Nathan Osborne’s review published on Letterboxd :
God’s Own Country tells a tender and heartfelt story you’ve heard and seen before - but framed against a backdrop of working-class poverty and amidst a landscape of political tension (migration plays a key role in the central love story), it develops and discovers its own tone at the same time as our lead explores his (sexual) identity.
Containing flawed but ultimately well-meaning characters brought to life by a fantastic cast, you feel absorbed in the tale of the frustrated Johnny and how his boundaries and obstacles come crumbling down when Gheorghe, a Romanian migrant worker, is hired to help on the farm. Teaching him how to love, the pair’s rivalry turns passionate and so begins a rocky road exploring a gay relationship in a less than accepting environment.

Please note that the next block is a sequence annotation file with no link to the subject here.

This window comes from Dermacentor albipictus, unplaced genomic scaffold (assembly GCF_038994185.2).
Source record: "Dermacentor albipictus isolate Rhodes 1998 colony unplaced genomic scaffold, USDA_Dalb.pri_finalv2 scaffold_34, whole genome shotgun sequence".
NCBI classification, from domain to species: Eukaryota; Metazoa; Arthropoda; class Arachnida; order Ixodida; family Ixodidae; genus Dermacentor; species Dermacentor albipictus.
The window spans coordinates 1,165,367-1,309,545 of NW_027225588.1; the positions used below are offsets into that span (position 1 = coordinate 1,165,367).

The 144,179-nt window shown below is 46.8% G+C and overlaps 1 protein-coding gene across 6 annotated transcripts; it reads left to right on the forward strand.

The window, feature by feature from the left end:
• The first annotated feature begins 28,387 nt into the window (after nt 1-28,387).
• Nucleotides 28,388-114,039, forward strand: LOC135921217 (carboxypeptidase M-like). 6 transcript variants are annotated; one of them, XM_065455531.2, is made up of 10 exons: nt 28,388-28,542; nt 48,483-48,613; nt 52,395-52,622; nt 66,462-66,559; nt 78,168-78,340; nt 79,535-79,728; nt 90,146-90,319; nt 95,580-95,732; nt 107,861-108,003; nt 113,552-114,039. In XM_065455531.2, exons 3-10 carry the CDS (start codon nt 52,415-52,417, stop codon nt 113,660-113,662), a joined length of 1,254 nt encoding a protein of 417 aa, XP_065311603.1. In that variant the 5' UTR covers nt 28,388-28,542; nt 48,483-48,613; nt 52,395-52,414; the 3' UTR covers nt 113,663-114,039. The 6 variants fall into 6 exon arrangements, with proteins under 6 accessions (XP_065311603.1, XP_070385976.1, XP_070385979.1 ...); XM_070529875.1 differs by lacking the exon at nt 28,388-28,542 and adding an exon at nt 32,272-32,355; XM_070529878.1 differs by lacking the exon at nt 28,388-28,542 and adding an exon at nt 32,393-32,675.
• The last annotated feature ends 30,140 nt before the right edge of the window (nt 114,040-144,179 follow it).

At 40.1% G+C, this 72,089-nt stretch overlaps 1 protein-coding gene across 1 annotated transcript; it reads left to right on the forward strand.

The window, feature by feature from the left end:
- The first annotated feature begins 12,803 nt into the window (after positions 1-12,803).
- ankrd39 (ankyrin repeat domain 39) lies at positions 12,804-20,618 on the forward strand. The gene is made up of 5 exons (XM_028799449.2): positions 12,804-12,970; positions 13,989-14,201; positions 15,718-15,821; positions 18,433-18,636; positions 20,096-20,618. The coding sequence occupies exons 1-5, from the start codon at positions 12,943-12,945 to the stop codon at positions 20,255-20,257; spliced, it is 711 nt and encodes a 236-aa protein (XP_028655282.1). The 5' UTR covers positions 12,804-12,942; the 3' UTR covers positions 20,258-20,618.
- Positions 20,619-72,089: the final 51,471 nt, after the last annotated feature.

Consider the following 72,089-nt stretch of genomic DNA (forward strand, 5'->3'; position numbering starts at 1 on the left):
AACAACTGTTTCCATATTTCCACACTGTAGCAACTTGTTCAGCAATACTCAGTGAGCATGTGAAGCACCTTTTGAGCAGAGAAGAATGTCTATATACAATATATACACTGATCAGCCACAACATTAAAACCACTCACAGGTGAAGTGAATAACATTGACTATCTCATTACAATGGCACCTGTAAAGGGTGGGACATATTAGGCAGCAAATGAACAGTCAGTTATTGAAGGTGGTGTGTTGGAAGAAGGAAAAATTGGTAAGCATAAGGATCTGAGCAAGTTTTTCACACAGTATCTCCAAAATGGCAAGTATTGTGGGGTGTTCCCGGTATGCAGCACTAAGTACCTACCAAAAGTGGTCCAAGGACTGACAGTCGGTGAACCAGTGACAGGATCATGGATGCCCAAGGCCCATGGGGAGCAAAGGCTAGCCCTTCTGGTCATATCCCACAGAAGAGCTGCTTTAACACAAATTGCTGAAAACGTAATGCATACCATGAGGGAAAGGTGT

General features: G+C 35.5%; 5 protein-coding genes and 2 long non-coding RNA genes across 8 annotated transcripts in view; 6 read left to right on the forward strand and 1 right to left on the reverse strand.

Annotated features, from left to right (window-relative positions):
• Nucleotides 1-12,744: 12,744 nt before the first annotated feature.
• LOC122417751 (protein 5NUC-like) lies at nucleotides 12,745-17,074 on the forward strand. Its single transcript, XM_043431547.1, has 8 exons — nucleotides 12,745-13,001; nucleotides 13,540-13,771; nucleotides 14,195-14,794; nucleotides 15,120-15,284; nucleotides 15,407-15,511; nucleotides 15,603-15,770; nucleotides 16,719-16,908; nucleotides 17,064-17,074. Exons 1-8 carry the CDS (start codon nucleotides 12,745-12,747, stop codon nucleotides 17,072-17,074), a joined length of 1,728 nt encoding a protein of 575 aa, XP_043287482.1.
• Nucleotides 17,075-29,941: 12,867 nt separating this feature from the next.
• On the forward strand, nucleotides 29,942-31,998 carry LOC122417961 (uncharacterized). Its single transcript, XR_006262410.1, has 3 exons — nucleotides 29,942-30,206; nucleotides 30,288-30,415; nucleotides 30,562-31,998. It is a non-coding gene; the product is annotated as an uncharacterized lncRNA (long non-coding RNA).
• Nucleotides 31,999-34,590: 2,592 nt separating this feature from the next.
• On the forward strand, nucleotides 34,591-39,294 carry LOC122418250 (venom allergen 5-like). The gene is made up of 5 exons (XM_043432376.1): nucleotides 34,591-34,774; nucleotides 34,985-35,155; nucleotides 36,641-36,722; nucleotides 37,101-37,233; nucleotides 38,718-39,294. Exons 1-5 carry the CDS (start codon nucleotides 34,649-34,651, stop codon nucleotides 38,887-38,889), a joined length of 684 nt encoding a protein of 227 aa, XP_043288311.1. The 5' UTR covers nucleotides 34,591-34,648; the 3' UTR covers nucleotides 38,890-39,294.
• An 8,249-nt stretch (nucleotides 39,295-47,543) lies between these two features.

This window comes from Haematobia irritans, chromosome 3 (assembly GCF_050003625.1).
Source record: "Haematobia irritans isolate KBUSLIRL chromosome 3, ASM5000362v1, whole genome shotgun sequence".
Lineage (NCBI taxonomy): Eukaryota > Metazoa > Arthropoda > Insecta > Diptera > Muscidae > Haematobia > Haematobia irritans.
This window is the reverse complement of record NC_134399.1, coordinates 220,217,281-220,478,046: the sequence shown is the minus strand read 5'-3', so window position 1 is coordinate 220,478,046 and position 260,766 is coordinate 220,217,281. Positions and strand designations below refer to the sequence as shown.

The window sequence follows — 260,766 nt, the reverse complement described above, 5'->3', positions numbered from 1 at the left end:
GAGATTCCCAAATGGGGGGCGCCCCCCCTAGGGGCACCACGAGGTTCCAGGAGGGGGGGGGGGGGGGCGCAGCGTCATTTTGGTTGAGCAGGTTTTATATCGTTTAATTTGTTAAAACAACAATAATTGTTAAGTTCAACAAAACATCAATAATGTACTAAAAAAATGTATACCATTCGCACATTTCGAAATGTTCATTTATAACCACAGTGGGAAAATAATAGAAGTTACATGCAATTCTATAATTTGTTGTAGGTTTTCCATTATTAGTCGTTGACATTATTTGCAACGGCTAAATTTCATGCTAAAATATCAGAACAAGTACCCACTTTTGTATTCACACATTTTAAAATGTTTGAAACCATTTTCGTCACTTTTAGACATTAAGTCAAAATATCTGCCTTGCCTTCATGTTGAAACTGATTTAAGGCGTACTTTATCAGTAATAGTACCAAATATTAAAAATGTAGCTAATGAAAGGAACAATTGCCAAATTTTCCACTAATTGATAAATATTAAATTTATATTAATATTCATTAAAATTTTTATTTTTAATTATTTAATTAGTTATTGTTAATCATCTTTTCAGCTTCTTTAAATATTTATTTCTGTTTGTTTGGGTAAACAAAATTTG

God’s Own Country, sometimes disappointingly, incorporates a number of genre tropes and conventions - but as it discovers it’s strengths, a sturdier picture emerges that deserves to be seen. Helmed by a confident and impressive Francis Lee, God’s Own Country is a truly lovely, captivating, emotional and timely film that wins your heart despite initial restraint.